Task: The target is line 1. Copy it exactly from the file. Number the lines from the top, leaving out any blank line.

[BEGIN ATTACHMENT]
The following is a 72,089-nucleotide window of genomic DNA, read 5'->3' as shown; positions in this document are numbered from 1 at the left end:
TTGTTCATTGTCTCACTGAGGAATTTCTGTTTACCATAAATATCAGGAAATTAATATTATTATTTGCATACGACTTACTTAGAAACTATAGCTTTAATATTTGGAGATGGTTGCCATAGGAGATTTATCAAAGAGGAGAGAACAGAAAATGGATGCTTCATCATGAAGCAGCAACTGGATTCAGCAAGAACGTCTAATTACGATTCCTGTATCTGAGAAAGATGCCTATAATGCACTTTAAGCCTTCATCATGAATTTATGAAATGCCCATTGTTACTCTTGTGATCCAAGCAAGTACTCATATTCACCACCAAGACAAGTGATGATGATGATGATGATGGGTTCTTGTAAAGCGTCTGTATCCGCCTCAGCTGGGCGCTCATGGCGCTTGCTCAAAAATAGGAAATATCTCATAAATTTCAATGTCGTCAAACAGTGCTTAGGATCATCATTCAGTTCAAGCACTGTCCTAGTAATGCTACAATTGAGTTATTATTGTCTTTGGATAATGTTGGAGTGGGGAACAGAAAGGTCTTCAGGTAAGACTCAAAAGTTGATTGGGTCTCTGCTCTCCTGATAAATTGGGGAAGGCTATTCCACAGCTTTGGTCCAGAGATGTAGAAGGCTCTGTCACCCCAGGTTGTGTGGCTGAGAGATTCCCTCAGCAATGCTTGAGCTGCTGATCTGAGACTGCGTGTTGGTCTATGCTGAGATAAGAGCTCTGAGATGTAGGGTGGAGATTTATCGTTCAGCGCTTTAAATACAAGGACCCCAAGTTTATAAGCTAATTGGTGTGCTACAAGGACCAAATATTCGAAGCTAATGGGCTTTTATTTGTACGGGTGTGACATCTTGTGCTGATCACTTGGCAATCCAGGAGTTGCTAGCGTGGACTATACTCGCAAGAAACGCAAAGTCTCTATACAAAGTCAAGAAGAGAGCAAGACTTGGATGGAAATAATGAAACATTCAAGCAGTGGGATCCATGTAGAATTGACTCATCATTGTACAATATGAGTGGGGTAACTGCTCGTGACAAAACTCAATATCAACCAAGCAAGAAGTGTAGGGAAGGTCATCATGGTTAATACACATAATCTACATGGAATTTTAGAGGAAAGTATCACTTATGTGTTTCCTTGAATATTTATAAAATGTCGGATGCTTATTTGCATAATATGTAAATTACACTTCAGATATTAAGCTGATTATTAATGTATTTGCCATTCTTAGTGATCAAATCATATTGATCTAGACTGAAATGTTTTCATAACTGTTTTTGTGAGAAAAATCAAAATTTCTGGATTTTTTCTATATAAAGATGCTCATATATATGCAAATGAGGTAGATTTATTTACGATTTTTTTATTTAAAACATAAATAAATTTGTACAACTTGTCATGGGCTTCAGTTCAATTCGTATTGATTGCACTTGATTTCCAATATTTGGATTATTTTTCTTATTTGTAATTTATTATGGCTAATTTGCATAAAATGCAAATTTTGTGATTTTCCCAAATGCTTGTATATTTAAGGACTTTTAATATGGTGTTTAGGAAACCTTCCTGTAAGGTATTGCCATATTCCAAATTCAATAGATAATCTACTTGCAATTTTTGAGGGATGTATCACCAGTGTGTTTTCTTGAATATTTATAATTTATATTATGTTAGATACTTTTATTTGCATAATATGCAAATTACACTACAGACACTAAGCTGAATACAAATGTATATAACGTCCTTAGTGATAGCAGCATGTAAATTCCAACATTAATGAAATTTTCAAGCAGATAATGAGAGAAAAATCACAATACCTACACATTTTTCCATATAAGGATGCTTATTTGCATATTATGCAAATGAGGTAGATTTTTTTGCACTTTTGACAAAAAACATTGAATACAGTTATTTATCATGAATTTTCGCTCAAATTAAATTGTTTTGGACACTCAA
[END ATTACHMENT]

The following is a 72,089-nucleotide window of genomic DNA, read 5'->3' as shown; positions in this document are numbered from 1 at the left end: